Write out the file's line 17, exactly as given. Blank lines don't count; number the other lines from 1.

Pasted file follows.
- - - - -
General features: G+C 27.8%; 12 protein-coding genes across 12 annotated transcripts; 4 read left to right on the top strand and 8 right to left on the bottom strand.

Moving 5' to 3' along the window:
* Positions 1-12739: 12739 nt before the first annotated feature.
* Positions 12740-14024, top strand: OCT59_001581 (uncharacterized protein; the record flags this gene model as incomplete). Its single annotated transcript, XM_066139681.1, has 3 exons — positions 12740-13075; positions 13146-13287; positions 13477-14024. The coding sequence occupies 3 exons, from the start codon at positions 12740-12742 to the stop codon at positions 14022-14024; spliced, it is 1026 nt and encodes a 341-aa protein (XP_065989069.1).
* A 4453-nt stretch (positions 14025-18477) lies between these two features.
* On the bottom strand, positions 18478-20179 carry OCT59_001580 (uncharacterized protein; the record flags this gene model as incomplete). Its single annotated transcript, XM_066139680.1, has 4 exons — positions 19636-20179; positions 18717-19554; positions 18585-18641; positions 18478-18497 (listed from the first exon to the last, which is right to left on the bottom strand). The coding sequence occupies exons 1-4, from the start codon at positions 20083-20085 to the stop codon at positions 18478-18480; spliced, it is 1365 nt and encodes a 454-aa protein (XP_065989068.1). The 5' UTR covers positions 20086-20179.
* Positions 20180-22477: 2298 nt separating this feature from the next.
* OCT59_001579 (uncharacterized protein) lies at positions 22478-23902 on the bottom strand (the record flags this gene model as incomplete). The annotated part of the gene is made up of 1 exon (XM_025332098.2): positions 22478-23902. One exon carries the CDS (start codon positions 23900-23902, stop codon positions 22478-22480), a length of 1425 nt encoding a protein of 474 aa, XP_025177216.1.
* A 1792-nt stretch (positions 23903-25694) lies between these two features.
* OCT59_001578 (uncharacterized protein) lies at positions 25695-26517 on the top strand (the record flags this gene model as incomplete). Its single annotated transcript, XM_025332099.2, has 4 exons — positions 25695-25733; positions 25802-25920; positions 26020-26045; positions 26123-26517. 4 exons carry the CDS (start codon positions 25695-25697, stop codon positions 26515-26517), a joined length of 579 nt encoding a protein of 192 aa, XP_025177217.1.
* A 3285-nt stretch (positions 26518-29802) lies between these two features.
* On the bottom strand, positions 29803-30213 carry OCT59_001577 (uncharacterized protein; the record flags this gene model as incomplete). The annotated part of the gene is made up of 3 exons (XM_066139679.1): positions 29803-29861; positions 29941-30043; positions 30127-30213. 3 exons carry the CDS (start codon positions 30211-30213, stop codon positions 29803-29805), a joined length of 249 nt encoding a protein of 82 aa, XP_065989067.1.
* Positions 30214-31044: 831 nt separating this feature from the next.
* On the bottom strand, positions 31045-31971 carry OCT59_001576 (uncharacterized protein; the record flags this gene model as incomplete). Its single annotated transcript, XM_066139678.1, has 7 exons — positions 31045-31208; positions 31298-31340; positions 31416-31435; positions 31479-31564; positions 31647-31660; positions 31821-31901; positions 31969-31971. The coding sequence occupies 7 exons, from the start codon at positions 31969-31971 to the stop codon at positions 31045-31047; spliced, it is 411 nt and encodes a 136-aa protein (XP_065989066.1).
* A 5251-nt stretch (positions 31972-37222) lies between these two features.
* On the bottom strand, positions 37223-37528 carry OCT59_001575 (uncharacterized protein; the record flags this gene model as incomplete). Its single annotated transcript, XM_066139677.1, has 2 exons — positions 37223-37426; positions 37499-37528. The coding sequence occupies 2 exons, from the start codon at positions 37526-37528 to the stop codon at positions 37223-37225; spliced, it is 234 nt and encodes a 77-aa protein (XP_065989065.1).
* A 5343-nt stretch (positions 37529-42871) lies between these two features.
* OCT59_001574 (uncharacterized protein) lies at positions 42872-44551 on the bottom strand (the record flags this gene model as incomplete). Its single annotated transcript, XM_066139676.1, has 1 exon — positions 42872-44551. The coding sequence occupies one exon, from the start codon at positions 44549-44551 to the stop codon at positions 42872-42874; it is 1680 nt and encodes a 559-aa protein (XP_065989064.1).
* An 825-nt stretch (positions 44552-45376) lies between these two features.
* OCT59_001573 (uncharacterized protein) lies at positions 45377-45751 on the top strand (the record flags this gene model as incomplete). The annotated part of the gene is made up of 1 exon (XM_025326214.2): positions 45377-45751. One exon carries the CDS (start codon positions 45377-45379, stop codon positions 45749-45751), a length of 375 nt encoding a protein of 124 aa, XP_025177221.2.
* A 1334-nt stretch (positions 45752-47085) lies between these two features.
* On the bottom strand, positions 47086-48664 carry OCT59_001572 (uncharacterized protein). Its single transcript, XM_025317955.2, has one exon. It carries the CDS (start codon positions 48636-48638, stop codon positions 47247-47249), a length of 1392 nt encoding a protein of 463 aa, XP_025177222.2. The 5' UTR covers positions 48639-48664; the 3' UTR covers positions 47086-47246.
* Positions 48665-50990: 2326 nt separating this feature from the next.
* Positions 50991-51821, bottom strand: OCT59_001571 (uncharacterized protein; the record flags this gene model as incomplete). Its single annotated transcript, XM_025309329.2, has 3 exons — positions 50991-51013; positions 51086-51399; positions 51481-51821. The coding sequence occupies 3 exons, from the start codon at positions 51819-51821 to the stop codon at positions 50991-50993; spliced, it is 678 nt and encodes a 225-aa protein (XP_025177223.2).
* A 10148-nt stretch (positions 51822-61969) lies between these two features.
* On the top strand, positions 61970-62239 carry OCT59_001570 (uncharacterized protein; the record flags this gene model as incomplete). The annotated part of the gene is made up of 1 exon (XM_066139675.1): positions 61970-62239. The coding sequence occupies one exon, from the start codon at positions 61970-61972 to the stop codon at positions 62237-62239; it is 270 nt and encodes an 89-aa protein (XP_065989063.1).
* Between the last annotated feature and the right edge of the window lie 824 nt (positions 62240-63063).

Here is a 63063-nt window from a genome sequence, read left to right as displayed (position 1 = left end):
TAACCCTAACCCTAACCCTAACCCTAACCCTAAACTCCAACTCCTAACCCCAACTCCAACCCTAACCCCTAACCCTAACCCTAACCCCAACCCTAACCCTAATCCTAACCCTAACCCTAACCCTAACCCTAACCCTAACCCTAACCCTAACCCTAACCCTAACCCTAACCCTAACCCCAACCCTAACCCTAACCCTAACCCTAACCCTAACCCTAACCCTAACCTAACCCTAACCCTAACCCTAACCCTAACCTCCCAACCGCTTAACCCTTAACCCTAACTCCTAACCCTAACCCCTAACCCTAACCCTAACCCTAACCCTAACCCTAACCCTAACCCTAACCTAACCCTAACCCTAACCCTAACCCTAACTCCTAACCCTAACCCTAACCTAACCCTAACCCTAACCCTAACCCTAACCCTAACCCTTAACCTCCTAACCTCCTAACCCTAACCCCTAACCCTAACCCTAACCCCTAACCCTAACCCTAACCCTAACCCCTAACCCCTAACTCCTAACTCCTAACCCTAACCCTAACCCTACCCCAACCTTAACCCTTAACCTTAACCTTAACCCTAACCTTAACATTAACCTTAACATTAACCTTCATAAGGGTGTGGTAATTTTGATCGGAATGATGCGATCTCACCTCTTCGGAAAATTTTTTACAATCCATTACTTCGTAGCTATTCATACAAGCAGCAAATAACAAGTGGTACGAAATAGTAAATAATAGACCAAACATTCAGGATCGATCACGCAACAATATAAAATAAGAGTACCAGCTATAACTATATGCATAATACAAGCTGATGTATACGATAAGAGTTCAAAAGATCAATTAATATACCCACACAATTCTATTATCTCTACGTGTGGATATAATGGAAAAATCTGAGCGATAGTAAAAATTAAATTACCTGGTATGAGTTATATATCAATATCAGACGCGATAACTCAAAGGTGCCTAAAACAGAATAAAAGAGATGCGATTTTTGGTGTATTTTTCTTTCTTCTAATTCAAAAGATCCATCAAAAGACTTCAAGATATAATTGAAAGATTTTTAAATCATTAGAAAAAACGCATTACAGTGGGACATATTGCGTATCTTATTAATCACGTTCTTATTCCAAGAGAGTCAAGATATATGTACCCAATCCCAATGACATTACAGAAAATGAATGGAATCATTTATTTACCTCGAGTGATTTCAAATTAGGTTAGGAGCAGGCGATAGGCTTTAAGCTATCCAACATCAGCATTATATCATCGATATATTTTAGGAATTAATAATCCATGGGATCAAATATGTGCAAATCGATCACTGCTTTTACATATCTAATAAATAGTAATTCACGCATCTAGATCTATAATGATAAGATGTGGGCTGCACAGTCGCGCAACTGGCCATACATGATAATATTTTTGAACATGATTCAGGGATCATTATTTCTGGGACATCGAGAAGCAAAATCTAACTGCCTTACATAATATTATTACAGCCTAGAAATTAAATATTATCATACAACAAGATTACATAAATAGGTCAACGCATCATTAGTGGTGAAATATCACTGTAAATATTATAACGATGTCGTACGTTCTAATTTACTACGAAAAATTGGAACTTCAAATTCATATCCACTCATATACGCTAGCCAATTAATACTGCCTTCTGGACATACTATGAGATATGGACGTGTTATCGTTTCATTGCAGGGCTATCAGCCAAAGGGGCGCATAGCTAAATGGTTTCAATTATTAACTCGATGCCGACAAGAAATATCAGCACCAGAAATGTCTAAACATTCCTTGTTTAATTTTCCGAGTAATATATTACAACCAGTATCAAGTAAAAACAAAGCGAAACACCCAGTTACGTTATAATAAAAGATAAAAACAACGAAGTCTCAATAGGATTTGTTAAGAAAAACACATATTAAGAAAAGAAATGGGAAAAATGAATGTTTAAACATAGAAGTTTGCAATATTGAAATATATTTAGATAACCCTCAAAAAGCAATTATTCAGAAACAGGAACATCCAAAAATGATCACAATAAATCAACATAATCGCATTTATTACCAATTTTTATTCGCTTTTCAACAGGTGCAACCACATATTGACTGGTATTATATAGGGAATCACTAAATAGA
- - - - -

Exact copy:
* A 5343-nt stretch (positions 37529-42871) lies between these two features.